When God was creating humankind, he said to the angels that “Indeed I will make upon the earth a “Khalifah,”” or a successor, an authority, an inheritor, a caretaker, and the angels responded, “will you place upon it those who cause discord and shed blood, while we praise you and sanctify you?”

Look at our God’s response to the angels when they asked him this.

“Qala innee a’lamu ma la ta’lamun”

“Indeed. I know that which you do not know.”

Our God had hope in us, so we must have hope in ourselves. Have hope in God but also have hope in yourself and in others, because more often than not your hope will be confirmed. Have hope, because hope makes a better world possible.

God rebuked the angels for us, so make the intention to be the manifestation of that rebuke. Be evidence of His mercy, love, compassion, and justice in this world. How do you embody that mercy? How do you embody that sense of justice?

And how will you resist what is to come?

—END—

Photo of CU Friday prayer

The Friday prayer commences on the steps of Columbia University’s Low Memorial Library (February 3, 2017)

Photo 1 of CU Sermon

Muslims prostrating in their Friday prayers with non-Muslim allies standing by the side in solidarity (February 3, 2017)

Moses Mendelssohn and a Question on Islamic Reform

Last week I attended a lecture at the Center for Jewish History in New York entitled, ‘Why Moses Mendelssohn Matters,’ and I’d like to briefly share some of the notes I took during the program as well as a follow-up question I had which I unfortunately wasn’t able to ask, because by the time I had finished constructing it, the Q&A panel had ended.

The event’s speakers presented Mendelssohn’s impressive accomplishments, contextualized the questions he grappled with in the epoch of his time, and explored how those questions can be applied to our current sociopolitical moment today. Below is a photo of the event flier itself:

image2

I walked in a few minutes late as Professor Michah Gottlieb was speaking. He was describing the ways in which Mendelssohn was both appreciated and criticized by Jews of all stripes both during his time and after. For the Orthodox, he wasn’t religious enough; for Zionists, not nationalist enough; for Marxists, too embracing of the free market; and so on.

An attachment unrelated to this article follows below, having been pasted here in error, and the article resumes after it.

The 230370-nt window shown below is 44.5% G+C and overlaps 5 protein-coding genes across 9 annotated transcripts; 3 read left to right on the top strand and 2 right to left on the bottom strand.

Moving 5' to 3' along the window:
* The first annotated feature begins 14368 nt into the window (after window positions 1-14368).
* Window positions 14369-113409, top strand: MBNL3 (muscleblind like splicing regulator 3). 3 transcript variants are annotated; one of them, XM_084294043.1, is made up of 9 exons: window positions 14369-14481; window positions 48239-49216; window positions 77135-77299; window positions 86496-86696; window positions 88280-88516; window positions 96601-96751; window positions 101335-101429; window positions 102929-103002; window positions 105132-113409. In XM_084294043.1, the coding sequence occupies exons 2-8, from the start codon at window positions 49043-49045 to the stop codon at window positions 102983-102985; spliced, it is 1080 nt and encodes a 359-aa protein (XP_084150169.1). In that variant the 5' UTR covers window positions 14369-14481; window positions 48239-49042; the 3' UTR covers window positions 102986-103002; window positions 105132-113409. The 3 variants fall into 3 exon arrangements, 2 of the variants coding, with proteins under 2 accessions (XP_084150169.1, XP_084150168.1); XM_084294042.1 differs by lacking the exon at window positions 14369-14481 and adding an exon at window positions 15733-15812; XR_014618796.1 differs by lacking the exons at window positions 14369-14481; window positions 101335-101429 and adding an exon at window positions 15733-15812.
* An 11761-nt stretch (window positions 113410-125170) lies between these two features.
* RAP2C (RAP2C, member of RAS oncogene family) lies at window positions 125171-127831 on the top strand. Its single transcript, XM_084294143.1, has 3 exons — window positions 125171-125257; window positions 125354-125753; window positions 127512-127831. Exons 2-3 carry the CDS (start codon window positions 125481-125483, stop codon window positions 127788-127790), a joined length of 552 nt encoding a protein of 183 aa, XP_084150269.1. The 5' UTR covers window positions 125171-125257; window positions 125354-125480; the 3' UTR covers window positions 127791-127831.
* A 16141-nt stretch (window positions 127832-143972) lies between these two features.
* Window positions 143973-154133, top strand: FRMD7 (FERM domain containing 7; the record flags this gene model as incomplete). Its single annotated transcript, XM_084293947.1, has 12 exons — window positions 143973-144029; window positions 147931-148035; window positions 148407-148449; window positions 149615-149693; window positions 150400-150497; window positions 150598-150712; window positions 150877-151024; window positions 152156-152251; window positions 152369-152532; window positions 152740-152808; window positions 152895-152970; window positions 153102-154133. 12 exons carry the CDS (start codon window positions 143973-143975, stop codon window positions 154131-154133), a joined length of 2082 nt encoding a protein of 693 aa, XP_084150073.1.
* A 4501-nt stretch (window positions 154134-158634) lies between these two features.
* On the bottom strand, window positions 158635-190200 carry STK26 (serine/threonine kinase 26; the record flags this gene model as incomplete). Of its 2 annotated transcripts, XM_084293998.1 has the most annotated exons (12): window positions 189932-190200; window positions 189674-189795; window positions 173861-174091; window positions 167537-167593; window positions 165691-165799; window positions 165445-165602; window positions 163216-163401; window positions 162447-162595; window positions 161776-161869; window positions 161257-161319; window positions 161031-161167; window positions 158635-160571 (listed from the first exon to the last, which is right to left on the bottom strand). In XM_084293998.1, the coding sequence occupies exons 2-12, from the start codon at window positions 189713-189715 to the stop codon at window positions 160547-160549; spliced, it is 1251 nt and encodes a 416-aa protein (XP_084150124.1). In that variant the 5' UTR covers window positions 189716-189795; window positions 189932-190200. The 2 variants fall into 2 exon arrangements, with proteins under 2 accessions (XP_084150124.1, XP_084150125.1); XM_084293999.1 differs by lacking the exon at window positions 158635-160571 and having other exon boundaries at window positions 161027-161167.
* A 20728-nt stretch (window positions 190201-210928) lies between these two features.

In Mendelssohn’s age, the Jewish commitment to Liberal Enlightenment was interpreted by Protestants as a deceptive ploy. Jews were criticized for not being sufficiently committed to the societies in which they lived, of seeking to defraud Protestants, and of being too engulfed in their own religious dogmatism. Gottlieb described a three-pronged approach to how Mendelssohn dealt with these and other issues of his time:

  1. He recognized that non-Jewish criticism of Jews was not always entirely wrong. A minority of Jews were in fact involved in crime and saw it as legitimate to defraud Christians. Some were in fact driven by dogma. Mendelssohn saw this as doing Judaism wrong, and believed that Judaism at its core was in fact even more liberal and tolerant than Protestantism because it did not demand a commitment to irrational dogma and did not necessitate being Jewish as a prerequisite to enter heaven. Mendelssohn thus saw it as vital to reform Jewish education, but for him, the process of reform was rooted in Judaism itself.
  2. Mendelssohn also sought to define what it meant to be “German.” In the 18th century, there did not exist an accepted definition of what it meant to be “German.” Professor Gottlieb argued that for Mendelssohn, being German was not a question of blood or religion, as there were Catholic and Prussian Germans, but that being German was then something to be defined by the “grand matter of philosophizing.” To be German was to be cosmopolitan and to ascertain truth from multiple perspectives. To contribute to German philosophical discourse, Mendelssohn contributed to translation projects of literature that were both religious and secular in nature, be it the Hebrew Bible or the works of Plato and Rousseau.